Love Electronic Music? According to Pandora, You're a Democrat

A crowd at an electronic music concert, with three girls at the front, two shouting and dancing and ...

According to Pandora, your taste in music can actually reveal quite a bit about your political leanings. The results are pretty great, if expected: turns out Democrats love EDM, jazz and reggae especially while Republicans are all about country music. Hip-hop and classic rock are loved by all.

It seems like a charming idea until you realize why Pandora is so interested: this news just turned the music-streaming service into a veritable gold mine for political advertisers. 

The free, online music service is slated to launch a new advertising service this week that would infer a listener's political leanings from their musical preferences. This would enable political candidates and organizations to target its 73 million active monthly listeners. It's safe to say the listening experience is about to change.

The mechanism behind the tool is impressive, if slightly sinister. Pandora combines election result data with listeners' musical preferences by zip code. It then cross-references whether a listener's most-listened-to artists are more frequently played in counties that lean Democrat or Republican. And then it passes that information on to the relevant party.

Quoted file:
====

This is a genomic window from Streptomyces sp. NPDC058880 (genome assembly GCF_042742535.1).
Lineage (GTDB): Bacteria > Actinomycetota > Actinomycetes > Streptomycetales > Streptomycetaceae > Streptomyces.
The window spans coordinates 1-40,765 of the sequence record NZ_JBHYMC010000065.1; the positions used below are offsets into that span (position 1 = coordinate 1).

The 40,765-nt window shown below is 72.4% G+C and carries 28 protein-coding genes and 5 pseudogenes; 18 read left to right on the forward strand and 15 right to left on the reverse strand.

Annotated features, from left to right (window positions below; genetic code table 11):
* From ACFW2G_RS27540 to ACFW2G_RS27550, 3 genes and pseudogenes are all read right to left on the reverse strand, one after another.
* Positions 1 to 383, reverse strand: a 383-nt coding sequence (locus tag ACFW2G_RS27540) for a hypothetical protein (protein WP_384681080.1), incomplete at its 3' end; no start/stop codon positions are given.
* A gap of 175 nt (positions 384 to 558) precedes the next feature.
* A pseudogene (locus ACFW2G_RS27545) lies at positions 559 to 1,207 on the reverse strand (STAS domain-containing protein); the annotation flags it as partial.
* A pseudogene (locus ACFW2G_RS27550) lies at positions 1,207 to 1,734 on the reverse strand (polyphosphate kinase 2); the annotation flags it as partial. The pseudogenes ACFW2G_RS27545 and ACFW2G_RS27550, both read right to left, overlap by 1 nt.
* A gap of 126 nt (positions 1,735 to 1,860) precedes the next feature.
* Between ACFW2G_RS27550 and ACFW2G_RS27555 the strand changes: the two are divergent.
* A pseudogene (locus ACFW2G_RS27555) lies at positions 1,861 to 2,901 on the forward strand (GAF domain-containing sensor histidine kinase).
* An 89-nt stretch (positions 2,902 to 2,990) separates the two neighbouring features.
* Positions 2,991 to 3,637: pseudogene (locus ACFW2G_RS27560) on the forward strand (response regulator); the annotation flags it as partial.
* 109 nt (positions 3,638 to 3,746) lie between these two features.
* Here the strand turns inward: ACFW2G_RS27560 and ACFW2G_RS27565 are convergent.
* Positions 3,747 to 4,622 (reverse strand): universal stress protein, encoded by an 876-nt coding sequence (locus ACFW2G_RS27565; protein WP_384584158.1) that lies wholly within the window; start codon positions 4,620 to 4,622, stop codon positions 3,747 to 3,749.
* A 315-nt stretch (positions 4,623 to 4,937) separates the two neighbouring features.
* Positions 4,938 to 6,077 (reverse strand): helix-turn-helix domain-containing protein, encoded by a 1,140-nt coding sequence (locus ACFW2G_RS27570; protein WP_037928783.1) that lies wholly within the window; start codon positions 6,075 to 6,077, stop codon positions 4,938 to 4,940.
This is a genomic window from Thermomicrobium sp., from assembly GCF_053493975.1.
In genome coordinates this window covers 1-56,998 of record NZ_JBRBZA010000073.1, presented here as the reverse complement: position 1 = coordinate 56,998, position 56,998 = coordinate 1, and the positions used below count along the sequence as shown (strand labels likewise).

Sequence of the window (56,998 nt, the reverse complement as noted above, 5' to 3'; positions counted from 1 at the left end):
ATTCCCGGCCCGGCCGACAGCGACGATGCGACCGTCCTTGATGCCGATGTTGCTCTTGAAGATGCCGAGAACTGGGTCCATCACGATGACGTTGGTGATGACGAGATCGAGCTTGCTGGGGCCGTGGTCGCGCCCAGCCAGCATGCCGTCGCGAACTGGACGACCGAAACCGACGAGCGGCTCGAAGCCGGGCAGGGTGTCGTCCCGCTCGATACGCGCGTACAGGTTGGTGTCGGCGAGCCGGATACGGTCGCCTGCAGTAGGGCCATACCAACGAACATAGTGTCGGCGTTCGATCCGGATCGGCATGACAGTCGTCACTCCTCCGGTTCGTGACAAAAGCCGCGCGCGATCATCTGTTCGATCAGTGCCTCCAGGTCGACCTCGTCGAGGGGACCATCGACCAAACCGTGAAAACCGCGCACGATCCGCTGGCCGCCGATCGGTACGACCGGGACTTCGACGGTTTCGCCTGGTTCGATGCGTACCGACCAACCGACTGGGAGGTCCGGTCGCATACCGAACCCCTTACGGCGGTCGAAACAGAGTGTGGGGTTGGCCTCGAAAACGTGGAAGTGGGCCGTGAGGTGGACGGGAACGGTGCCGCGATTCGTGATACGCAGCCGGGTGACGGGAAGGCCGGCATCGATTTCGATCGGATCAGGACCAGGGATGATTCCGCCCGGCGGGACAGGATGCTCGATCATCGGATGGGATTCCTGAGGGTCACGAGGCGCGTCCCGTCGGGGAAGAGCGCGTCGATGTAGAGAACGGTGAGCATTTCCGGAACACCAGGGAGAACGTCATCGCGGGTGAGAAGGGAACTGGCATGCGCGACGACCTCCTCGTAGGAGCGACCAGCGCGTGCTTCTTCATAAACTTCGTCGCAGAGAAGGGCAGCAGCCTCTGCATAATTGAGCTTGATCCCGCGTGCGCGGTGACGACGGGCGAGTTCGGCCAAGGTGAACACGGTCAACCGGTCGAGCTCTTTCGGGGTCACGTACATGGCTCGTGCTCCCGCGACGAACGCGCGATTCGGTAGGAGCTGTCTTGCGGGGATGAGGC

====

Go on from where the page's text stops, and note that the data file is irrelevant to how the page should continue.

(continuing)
Jack Krawczyk, Pandora's director of product management, said he believes Pandora's predictions are between 75% and 80% accurate (but I'll believe it when Nate Silver says it). If you're skeptical, though, imagine the political preferences of the Brooklynite spinning the new Daft Punk album on repeat and the fan in Franklin, Tenn. obsessing over "Home" by Dierks Bentley. It seems like Pandora might be onto something.

Pandora has allowed political advertisers to target listeners since 2011, but their insight into listener profiles just made them far more powerful. Pandora promises to eliminate the "guesswork" by playing up its 100% registered user base to advertisers and using "psychographics" to target extremely narrow groups like "moms in South Dakota or teens who love to rock in L.A." But really, who doesn't love to rock in L.A.?

Creepy? Yes. But political advertisers can only get so far with information about people's musical tastes, so Pandora is going one step further. Soon, the company will offer income data to advertisers, too. So keep listening to Pandora, but remember that they're listening to you, too.